Africa: Exploitation and Resistance

IMF and World Bank draining the blood of Africa

On Saturday 11th June 2011, Black History Studies attended the conference ‘Africa: Exploitation and Resistance’ in Oxford. I was surprised by the lack of African people in attendance. However, it was good to see members and students of Black History Studies in attendance. 

The blurb from the conference is below:

Africa has some of the richest natural resources in the world. Yet the majority of its people have been impoverished by decades of policies imposed by international finance institutions and northern governments. These policies have enabled corporations to accumulate vast profits while dispossessing the people and the continent of its riches, often subsidised by public funds in the form of ‘aid’. 

But from Egypt to Gabon , South Africa to Tunisia , African people have been resisting. This conference will discuss their struggle, the alternatives they’re proposing and opportunities for solidarity actions with the oppressed and exploited.  

 Speakers:
Njoki Njoroge Njehu
, Daughters of Mumbi Global Resource Centre , Kenya , and Africa Jubilee South
Yash Tandon, Ugandan author and activist
Firoze Manji, Editor in chief, Pambazuka News
Jonathan Glennie, Overseas Development Institute
Deborah Doane, Julian Oram , Kirsty Wright, World Development Movement
Sophi Tranchell, Divine Chocolate
Esther Standford-Xosei, Pan-African Reparations Coalition in Europe
Sibongile Ndashi, Interights

Plus music from Jali Fily Cissokho, Senegalese Kora player and vocalist

 Debates and workshops on:

Africa from exploitation to resistance · Is Fairtrade working? · Africa beyond aid · African sexualities: The struggle for liberation · How Europe underdeveloped Africa · Organising locally for global justice · Where now for climate justice? ·From food crisis to food sovereignty 

I made some notes from the presentations/workshops I participated in which I have summarised below:

  • There have been uprisings in Africa similar to Libya in Uganda, Benin, Ethiopia, Burkino Faso and Senegal. However, these have not been publicized on the western media.
  • There has been a 33% increase in the price of food in Africa due to speculation by bankers on food in global markets. Land grabs in Africa are seeing more farmland transferred into corporate hands.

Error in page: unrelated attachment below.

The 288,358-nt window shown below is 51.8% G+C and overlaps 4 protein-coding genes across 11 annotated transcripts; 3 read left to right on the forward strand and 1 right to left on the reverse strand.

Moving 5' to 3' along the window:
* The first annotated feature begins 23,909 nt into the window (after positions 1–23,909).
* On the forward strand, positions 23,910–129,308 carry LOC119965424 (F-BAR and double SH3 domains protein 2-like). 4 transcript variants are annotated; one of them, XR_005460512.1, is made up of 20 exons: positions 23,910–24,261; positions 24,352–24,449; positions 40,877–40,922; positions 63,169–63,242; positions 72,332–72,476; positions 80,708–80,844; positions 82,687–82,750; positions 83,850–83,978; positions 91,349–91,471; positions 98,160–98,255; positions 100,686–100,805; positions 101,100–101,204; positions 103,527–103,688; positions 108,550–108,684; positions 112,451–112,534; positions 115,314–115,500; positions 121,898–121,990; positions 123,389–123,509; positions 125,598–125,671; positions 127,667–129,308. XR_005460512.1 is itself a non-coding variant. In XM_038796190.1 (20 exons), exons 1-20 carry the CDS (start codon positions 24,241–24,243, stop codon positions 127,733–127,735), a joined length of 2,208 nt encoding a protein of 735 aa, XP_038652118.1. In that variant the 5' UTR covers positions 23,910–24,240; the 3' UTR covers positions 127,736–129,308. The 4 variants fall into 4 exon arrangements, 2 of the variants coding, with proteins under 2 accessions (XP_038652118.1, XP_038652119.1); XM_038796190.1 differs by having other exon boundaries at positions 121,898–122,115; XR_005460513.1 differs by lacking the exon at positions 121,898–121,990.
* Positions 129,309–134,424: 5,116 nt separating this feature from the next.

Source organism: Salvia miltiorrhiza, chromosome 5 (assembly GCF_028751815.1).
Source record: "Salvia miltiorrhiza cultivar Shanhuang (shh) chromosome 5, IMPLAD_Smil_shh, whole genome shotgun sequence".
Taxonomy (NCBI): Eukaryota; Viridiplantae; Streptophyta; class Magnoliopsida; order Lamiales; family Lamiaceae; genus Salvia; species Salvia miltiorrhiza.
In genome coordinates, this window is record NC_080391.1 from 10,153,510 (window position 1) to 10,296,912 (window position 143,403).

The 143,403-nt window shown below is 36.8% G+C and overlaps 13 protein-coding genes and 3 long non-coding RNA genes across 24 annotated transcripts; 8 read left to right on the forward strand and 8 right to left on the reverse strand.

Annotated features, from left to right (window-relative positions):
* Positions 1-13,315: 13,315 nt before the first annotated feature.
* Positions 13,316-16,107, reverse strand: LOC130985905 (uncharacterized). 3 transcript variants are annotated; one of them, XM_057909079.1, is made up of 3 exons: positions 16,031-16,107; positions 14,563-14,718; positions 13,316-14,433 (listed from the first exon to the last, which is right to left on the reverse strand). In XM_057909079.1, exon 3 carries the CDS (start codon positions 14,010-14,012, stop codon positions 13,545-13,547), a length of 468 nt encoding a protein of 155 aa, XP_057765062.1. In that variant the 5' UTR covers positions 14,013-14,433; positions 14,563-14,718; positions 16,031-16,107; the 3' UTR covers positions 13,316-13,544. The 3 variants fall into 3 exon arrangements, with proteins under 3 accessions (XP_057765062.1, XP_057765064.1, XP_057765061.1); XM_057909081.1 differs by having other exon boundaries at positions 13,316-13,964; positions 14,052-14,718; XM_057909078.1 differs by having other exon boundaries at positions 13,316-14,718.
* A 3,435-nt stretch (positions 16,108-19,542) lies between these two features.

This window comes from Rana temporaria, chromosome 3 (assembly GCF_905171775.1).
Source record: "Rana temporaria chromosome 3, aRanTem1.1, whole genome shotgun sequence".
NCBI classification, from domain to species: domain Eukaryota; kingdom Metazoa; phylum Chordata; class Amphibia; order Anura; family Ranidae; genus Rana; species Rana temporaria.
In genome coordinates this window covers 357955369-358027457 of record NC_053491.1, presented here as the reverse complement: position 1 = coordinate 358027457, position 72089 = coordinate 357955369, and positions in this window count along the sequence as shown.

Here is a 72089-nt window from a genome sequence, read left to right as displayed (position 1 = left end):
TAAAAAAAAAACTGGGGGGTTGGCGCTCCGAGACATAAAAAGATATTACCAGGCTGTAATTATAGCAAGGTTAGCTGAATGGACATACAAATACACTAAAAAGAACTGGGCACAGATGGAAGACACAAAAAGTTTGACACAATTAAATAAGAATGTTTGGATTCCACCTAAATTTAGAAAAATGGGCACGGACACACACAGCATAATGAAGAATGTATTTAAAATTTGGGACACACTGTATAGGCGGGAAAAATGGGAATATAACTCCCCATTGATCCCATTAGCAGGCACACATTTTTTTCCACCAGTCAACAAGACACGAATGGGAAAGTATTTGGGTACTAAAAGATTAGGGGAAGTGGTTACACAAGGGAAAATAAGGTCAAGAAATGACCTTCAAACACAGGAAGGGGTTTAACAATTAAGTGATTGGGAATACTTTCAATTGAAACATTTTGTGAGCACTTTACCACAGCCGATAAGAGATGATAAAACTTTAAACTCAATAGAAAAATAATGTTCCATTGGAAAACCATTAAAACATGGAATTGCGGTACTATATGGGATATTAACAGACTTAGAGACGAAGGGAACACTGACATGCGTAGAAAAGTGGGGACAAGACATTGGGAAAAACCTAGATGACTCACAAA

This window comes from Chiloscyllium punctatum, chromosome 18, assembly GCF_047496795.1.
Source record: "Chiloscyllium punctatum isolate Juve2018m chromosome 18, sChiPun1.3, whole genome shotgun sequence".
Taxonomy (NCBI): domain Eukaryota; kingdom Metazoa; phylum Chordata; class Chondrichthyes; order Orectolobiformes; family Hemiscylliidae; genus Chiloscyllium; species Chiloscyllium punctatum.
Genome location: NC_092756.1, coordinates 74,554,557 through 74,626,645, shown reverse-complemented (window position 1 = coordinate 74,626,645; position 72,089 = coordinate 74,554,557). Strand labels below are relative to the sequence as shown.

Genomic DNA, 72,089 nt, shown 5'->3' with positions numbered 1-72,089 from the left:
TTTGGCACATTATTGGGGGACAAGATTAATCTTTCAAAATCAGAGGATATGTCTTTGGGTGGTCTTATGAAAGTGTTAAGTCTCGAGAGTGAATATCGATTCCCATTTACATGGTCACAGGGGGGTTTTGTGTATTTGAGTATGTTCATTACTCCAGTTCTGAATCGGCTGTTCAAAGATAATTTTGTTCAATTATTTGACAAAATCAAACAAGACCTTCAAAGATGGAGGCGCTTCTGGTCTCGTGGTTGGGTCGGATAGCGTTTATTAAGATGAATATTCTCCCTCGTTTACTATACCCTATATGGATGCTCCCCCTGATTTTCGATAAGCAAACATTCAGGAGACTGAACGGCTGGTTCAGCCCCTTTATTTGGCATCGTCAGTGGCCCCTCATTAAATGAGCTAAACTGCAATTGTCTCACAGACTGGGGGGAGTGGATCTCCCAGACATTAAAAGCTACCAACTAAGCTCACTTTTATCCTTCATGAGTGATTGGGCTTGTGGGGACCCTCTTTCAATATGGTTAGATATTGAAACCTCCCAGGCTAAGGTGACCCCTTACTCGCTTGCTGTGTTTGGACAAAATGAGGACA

• A question was posed ‘Who is ‘aid’ helping?’ Aid only helps those who are impoverishing Africa such as the ‘west’ governments and banks. Aid dependency must be critiqued and addressed. There is an upcoming conference entitled ‘Fourth High Level Forum on Aid Effectiveness: The promise of Busan‘ that will look at the effectiveness of Aid.
  • I attended the presentation by Sis Esther Stanford-Xosei and Bro. Horace Campbell on How Europe underdeveloped Africa which looked at how the ‘slave trade,’ the exploitation of African resources and labour under colonialism and post-colonial economic policies have all seen Europe actively push Africa’s development backwards. The presentation took same title from the brilliant book by Walter Rodney which you can read online here. This was the best workshop for me as it was clear, direct and to the point and no one was trying to plug any books in the workshop!
  • Sis. Esther made a good point about involving African schloars and other grassroot organisations in the UK to engage in these discussions about Africa.  

I will close my post with a quote read out by Njoki Njoroge Njehu which emphasized our need in the UK to organise and come together to address our social problems in the UK through the development of a National Afrikan Peoples Parliament in order to help other Africans around the world in their liberation struggles.

“If you have come to help me, you are wasting your time. If you have come to because your liberation is bound up in mine, we can work together.”Lilla Watson

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About blackhistorystudies

Black History Studies is a social enterprise company which operates in the interest of the community by offering courses and events in Adult Education. We aim to empower the African and Caribbean community and enable them to develop self knowledge and identity through Black History and Culture. Black History Studies aim to provide a wide range of courses and activities which will provide people with the opportunity to pursue their interest in Black History and Black Studies. We also aim to provide high quality courses and activities that can be accessed by all within the community. Our mission is to inform, inspire and empower people through Black History and Black Studies by educating the community to educate themselves thereby creating a self-sustaining learning circle. Black History Studies is dedicated to providing you with a high quality and professional service and can offer services such as: - Bespoke services for Secondary Schools - Black History and Black Studies Presentations - Black History Course for Families - 5 week short courses on Black History - Beginners and Advanced Black Studies Courses - Weekend courses on Black History and Black Studies - Museum Tours - Film Screenings - Black History Studies Presentations for hire
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